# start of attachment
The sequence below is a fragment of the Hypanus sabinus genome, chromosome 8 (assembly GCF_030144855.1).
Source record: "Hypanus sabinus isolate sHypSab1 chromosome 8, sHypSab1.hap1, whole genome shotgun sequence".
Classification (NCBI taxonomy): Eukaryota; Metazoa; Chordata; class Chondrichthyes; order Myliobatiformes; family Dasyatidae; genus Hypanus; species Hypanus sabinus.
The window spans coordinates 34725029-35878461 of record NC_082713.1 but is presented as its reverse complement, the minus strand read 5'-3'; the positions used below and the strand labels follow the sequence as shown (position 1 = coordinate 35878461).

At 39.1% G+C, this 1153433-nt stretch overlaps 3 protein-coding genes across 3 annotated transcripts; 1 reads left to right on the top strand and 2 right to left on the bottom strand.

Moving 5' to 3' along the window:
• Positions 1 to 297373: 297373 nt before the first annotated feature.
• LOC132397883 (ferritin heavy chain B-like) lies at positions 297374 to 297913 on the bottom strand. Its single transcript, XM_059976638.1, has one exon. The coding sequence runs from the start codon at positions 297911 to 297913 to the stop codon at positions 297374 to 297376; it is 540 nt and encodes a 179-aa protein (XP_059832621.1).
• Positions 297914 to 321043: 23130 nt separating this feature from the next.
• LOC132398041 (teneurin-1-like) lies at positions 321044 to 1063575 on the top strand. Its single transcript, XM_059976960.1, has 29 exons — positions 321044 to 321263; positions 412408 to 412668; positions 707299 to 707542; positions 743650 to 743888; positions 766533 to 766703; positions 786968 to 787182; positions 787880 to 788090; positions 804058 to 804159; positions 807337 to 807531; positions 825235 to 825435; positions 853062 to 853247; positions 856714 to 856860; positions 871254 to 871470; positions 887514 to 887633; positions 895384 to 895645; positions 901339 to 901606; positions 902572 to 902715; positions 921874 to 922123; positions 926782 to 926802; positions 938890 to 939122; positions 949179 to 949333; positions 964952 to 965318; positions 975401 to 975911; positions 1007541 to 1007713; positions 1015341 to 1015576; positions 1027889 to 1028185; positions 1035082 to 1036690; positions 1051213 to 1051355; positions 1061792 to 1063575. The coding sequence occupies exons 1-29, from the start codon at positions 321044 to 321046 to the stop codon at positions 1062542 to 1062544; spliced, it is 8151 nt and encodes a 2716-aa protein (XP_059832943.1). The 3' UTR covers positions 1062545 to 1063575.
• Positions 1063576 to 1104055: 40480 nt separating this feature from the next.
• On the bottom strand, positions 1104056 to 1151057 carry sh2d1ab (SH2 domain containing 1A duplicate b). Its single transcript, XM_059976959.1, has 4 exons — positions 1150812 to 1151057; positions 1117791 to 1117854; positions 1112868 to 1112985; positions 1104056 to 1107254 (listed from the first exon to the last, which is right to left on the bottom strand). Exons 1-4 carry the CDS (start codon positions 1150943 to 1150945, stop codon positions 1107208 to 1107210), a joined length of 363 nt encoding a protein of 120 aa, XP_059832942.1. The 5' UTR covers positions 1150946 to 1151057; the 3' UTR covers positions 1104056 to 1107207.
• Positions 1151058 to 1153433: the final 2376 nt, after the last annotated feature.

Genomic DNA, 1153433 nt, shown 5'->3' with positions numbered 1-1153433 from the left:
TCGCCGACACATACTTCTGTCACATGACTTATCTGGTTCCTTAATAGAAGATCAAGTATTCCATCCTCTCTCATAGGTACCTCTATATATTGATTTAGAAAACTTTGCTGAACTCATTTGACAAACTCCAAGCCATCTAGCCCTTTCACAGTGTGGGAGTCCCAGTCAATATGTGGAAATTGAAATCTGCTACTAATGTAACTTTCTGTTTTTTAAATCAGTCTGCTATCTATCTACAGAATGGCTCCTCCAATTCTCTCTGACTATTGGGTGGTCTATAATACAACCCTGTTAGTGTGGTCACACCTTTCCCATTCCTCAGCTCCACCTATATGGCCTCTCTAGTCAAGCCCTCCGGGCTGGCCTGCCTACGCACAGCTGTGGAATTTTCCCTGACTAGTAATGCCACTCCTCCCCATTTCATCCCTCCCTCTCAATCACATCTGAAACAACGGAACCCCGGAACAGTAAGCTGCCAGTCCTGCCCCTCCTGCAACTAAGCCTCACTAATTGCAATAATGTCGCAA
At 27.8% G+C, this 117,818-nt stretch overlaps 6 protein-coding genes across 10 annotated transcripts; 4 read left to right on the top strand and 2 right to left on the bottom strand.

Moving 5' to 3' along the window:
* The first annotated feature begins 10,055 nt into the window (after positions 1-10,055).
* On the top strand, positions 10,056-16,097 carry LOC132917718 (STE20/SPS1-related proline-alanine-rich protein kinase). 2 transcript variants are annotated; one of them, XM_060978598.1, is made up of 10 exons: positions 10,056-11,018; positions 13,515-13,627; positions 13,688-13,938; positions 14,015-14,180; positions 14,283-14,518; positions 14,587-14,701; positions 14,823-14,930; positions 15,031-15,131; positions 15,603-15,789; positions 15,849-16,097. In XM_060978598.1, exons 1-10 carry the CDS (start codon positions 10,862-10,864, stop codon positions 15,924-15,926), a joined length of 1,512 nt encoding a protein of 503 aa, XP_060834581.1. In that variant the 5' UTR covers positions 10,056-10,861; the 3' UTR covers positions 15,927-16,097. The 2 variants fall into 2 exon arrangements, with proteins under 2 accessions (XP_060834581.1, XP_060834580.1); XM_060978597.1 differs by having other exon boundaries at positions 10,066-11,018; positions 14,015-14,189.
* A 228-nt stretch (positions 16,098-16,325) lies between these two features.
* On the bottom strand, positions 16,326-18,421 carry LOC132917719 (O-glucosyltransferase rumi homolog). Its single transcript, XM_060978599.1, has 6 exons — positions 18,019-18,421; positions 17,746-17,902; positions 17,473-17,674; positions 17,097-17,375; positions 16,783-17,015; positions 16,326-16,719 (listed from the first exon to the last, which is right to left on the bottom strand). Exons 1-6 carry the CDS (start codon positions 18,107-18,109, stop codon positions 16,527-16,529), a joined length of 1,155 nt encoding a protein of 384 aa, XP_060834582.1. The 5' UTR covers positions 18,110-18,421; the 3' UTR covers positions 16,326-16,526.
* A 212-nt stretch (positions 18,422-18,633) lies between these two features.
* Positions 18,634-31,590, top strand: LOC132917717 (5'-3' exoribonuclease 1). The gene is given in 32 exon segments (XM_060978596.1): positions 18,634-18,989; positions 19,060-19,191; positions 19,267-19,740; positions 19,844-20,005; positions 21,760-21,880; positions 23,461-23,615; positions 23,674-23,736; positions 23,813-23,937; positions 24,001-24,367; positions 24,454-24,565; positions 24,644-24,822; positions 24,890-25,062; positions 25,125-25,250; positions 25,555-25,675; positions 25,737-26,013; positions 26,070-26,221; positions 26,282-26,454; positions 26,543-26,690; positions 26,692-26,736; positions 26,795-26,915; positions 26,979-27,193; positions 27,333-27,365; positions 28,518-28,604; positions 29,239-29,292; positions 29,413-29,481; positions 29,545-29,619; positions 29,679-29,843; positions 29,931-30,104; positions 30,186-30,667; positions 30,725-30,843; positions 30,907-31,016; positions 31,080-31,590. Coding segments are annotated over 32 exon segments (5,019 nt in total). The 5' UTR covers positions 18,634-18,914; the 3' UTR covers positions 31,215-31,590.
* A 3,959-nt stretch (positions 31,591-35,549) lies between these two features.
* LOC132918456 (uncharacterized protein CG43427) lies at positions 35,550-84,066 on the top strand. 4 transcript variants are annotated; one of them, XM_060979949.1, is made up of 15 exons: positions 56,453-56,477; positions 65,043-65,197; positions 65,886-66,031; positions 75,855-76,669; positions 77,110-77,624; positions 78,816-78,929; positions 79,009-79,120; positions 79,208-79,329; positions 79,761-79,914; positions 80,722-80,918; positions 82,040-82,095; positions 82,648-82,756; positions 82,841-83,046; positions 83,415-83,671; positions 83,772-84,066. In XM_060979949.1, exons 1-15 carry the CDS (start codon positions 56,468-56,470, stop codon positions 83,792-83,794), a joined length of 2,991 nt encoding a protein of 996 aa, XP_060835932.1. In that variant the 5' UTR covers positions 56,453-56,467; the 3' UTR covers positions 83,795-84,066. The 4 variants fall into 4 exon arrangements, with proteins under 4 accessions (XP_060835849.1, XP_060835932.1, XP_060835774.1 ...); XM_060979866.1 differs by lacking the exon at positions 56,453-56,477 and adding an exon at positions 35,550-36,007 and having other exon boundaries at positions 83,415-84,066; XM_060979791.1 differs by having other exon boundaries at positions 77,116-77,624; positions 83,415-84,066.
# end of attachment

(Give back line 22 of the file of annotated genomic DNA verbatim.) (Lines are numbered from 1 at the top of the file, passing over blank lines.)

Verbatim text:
* A 212-nt stretch (positions 18,422-18,633) lies between these two features.